The prime minister today announced a plan to remove unnecessary business regulations and red tape in order to court business, despite a recent survey by Grant Thornton suggesting this is not business' top priority.
At a business breakfast with entrepreneurs at 10 Downing Street today, Tony Blair disclosed the government’s strategy to attract the best new business to the UK.
The prime minister announced details of a Deregulation Bill, to be part of the Queen’s speech on 6 December, aimed at cutting out all archaic and unnecessary regulations and burdens which affect business, especially small business.
Blair said the aim of the Bill was to make ‘Britain the best place in the world to start up and grow a business’. The government is planning more than 20 reform orders to cut back and simplify legislation affecting businesses.
A strategy is already in place for implementing the legislation, which includes streamlining the employment tribunal system by cutting out insubstantial claims. It is expected that business will be given the standard three-month guidance period for consultation before the implementation of the legislation.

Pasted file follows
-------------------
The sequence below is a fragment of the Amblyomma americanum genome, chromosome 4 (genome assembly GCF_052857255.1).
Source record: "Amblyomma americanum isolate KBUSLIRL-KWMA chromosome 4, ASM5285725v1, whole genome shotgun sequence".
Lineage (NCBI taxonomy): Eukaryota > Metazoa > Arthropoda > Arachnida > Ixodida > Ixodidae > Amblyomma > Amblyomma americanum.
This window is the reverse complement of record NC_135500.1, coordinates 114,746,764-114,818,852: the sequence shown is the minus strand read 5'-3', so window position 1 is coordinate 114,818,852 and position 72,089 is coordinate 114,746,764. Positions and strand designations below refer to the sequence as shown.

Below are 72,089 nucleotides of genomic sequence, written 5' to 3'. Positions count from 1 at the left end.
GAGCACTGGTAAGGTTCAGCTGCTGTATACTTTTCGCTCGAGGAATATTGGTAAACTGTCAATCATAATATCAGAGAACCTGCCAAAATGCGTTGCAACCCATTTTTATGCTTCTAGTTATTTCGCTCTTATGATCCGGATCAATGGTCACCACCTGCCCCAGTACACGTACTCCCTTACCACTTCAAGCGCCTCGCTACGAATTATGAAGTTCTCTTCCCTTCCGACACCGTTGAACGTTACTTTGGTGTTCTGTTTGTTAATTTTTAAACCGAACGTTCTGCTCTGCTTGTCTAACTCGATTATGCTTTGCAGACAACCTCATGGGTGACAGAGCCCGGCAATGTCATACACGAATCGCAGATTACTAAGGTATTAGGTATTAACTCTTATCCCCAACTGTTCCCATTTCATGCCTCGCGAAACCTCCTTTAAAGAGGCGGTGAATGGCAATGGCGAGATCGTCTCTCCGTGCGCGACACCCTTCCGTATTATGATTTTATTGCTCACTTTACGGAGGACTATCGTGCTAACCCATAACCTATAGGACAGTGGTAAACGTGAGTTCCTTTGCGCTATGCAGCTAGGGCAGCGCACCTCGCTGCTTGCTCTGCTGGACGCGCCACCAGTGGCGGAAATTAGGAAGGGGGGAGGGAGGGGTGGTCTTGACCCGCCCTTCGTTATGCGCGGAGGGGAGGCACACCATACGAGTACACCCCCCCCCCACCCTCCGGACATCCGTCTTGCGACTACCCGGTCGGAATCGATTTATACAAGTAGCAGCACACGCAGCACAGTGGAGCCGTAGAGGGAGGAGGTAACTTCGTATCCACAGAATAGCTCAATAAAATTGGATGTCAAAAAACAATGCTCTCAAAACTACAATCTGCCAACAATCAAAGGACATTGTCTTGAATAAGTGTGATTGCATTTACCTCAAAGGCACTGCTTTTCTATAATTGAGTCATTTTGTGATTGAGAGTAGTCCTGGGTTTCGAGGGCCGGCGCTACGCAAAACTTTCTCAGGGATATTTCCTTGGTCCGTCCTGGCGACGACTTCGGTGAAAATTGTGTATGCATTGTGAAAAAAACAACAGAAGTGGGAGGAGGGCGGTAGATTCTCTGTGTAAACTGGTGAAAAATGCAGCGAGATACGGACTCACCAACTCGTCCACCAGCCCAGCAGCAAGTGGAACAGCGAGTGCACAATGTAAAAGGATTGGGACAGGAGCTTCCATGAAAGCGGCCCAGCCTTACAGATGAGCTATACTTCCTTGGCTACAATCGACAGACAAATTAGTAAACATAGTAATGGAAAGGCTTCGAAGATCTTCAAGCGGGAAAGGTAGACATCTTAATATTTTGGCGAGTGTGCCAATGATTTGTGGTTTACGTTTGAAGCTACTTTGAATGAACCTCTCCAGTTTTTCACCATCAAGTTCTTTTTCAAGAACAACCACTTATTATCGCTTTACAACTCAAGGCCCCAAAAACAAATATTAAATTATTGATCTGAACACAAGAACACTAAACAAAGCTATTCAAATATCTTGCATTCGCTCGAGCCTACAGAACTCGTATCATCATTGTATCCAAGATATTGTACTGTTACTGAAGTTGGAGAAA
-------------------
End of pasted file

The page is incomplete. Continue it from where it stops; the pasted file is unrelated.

A recent survey, however, by mid-tier accountancy firm Grant Thornton found that 1,600 owner-managers ranked red tape as one of their lesser woes. Instead the survey revealed that the main concerns of owner manager businesses centred on employment issues with 52% of the respondents judging retaining and motivating staff as of primary importance.
Moreover a study conducted by CIMA as part of its Global Business Management week added weight to this claim by finding that the issue of finding and retaining staff was the top concern of Fortune 500 managers.
The Tories attacked Blair on this issue. With the next general election scheduled for May next year, David Heathcoat Amory, the Tory shadow trade and industry secretary, accused Blair of an ‘election gimmick’. He accused the prime minister of wasting £10bn on over-regulation for the last three and a half years.